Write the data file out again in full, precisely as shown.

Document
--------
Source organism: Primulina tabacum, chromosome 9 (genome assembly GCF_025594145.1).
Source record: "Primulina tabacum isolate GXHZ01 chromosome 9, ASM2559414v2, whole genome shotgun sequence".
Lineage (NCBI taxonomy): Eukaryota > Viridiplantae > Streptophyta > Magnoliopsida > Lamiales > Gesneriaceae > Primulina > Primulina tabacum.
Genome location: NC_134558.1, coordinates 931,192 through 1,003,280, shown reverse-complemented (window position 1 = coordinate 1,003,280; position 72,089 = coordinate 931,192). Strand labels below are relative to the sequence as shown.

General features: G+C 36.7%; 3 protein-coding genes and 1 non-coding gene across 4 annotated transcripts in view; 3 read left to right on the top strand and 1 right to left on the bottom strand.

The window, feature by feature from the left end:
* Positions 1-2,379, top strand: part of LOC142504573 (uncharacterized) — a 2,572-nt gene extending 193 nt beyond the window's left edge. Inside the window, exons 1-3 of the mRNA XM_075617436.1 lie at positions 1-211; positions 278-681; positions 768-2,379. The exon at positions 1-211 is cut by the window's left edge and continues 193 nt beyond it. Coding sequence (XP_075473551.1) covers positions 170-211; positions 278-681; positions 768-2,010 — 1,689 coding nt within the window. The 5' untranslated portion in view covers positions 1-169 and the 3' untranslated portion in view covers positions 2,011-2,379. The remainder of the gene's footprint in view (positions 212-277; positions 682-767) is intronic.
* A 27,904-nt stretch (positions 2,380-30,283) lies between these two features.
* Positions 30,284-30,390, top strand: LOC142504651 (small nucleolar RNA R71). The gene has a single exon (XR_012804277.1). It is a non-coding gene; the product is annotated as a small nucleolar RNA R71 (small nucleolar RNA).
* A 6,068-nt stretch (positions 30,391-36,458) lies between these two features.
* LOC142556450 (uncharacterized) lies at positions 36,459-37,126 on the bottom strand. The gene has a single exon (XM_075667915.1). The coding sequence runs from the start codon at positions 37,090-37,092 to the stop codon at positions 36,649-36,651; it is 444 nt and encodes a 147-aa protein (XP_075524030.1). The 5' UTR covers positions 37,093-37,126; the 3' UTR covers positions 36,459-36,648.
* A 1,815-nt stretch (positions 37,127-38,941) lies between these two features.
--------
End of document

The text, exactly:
Source organism: Primulina tabacum, chromosome 9 (genome assembly GCF_025594145.1).
Source record: "Primulina tabacum isolate GXHZ01 chromosome 9, ASM2559414v2, whole genome shotgun sequence".
Lineage (NCBI taxonomy): Eukaryota > Viridiplantae > Streptophyta > Magnoliopsida > Lamiales > Gesneriaceae > Primulina > Primulina tabacum.
Genome location: NC_134558.1, coordinates 931,192 through 1,003,280, shown reverse-complemented (window position 1 = coordinate 1,003,280; position 72,089 = coordinate 931,192). Strand labels below are relative to the sequence as shown.

General features: G+C 36.7%; 3 protein-coding genes and 1 non-coding gene across 4 annotated transcripts in view; 3 read left to right on the top strand and 1 right to left on the bottom strand.

The window, feature by feature from the left end:
* Positions 1-2,379, top strand: part of LOC142504573 (uncharacterized) — a 2,572-nt gene extending 193 nt beyond the window's left edge. Inside the window, exons 1-3 of the mRNA XM_075617436.1 lie at positions 1-211; positions 278-681; positions 768-2,379. The exon at positions 1-211 is cut by the window's left edge and continues 193 nt beyond it. Coding sequence (XP_075473551.1) covers positions 170-211; positions 278-681; positions 768-2,010 — 1,689 coding nt within the window. The 5' untranslated portion in view covers positions 1-169 and the 3' untranslated portion in view covers positions 2,011-2,379. The remainder of the gene's footprint in view (positions 212-277; positions 682-767) is intronic.
* A 27,904-nt stretch (positions 2,380-30,283) lies between these two features.
* Positions 30,284-30,390, top strand: LOC142504651 (small nucleolar RNA R71). The gene has a single exon (XR_012804277.1). It is a non-coding gene; the product is annotated as a small nucleolar RNA R71 (small nucleolar RNA).
* A 6,068-nt stretch (positions 30,391-36,458) lies between these two features.
* LOC142556450 (uncharacterized) lies at positions 36,459-37,126 on the bottom strand. The gene has a single exon (XM_075667915.1). The coding sequence runs from the start codon at positions 37,090-37,092 to the stop codon at positions 36,649-36,651; it is 444 nt and encodes a 147-aa protein (XP_075524030.1). The 5' UTR covers positions 37,093-37,126; the 3' UTR covers positions 36,459-36,648.
* A 1,815-nt stretch (positions 37,127-38,941) lies between these two features.